Douglas fir – Grows well and reproduces well
Nick Ledgard, New Zealand Tree Grower August 2007.
Over the last decade, southern New Zealand has seen more new land planting of Douglas fir than any other tree species – including radiata pine. The reason is because it grows well in the inland parts of the South Island high country where world record growth rates have been measured. In such areas, Douglas fir not only performs well, but it reproduces well. Many readers will have seen the ankle-deep carpets of cones beneath trees, which can produce thousands of viable seeds almost annually. The seed is winged and light, and if produced in an exposed site can be distributed by the wind for many kilometres.
The above reasons contribute to the fact that Douglas fir is now recognised as a species capable of vigorous wilding spread. Surprisingly, this was not the case 20 years ago. It is suspected that the Douglas fir cone litter under 20-year old trees in the Mackenzie Basin increasing numbers of fast-growing wildings seen today are associated with the presence of mycorrhiza, symbiotic fungi associated with their root systems, which appear to have only become widespread comparatively recently.
Douglas fir is more shade tolerant than the common pines and will invade shrublands. Small seedlings can also be found within forests, but contrary to popular belief, they will not establish readily under high canopies. Research has determined that the species needs 40% of full light to achieve the consistent growth needed to reach canopy level.
Cooler inland hills
The best growth for Douglas fir is often found in cooler, inland hill and high country areas, where the surrounding vegetation cover and grazing levels can be light. Such circumstances can lead to a high risk of wilding spread. Assessment forms are available to assess this risk, available from the author, and there are a number of strategies which can prevent or reduce it.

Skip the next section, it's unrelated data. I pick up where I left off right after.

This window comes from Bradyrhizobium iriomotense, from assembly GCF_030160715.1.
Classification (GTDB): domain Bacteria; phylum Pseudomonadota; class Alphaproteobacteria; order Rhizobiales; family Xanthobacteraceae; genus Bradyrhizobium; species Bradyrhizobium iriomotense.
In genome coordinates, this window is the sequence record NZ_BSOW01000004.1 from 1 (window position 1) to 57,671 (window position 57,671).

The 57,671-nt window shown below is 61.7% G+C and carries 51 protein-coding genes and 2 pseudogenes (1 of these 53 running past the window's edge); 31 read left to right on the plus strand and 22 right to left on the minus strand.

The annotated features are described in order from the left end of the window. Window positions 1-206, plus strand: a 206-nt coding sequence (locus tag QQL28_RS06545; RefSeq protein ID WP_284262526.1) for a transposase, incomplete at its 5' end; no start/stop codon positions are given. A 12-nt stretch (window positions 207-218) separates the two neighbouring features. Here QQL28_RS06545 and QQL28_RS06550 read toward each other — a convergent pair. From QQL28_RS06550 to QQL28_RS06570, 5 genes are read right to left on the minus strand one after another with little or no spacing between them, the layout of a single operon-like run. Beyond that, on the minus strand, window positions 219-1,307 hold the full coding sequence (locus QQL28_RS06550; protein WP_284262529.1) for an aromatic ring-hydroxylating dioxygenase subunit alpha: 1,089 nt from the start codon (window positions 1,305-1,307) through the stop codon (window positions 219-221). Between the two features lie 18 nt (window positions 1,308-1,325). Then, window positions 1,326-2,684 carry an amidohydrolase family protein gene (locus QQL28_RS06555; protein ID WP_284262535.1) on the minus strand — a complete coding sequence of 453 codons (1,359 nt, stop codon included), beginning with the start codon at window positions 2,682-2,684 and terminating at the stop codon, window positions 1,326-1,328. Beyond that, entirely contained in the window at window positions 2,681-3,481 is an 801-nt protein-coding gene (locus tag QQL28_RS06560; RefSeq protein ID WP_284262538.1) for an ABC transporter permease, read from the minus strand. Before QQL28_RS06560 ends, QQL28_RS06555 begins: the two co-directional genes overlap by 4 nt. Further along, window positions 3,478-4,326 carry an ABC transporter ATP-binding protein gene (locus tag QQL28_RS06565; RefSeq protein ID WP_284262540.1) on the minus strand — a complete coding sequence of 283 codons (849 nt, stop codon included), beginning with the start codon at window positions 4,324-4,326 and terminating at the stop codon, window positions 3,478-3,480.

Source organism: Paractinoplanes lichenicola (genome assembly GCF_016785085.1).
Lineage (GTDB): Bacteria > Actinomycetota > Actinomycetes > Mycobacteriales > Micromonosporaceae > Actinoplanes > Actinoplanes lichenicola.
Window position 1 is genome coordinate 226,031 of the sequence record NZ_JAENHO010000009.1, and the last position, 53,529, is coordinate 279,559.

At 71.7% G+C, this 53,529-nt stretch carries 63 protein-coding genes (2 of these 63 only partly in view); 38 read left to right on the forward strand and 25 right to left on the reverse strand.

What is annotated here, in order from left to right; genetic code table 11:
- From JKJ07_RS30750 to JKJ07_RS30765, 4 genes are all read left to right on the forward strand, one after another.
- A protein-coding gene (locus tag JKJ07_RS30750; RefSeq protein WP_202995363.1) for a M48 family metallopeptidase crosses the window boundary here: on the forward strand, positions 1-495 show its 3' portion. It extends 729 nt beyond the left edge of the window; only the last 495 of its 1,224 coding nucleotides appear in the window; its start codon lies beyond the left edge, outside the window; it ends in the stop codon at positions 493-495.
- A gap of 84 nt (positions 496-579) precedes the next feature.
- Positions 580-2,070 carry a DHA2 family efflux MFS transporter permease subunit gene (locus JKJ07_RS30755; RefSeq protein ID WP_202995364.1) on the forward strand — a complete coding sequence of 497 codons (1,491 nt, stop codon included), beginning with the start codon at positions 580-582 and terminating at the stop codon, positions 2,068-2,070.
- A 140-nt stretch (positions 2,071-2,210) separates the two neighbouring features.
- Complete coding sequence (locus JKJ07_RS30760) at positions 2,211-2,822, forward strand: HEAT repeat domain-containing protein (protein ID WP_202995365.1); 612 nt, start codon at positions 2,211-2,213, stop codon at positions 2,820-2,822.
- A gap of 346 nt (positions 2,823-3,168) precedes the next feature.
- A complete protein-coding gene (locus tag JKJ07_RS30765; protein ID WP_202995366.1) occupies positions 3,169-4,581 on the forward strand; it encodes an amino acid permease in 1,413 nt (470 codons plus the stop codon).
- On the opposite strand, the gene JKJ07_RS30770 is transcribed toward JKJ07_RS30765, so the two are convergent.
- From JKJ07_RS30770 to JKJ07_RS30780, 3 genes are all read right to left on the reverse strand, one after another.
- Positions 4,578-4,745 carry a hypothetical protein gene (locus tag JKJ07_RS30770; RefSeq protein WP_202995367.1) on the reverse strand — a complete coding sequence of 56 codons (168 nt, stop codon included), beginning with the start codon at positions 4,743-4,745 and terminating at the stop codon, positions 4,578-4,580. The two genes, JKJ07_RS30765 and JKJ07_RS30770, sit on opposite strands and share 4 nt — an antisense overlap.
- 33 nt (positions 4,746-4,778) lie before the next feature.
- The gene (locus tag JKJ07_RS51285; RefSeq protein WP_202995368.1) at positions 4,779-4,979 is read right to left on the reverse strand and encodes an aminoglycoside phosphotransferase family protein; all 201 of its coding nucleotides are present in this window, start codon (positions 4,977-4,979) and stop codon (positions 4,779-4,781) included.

Grazing and improved pastures are the most obvious – one never sees a wilding alongside the many-species shelterbelts growing on developed farms. Fertilising alone will increase competition from resident vegetation and thereby reduce wilding emergence. But the increased fertility may also promote exotic weeds which can submerge slower growing native species. Another option is not to plant on exposed take-off sites, or to plant a less spread-prone species, such as ponderosa and radiata pine, around stand margins as much of the seed leading to wildings comes from edge trees. However sometimes, despite there being excellent growth opportunities, the risk of spread can be just so great that Douglas fir should not be planted at all.
Douglas fir research co-operative
The author is secretary of the New Zealand Douglas fir research co-operative, and also currently manages a three year wilding project funded by MAF’s Sustainable Farming Fund. It involves all the major stakeholders, and aims to make wilding prevention and control an accepted component of everyday farm management.
Nick Ledgard works for Ensis in Christchurch(top)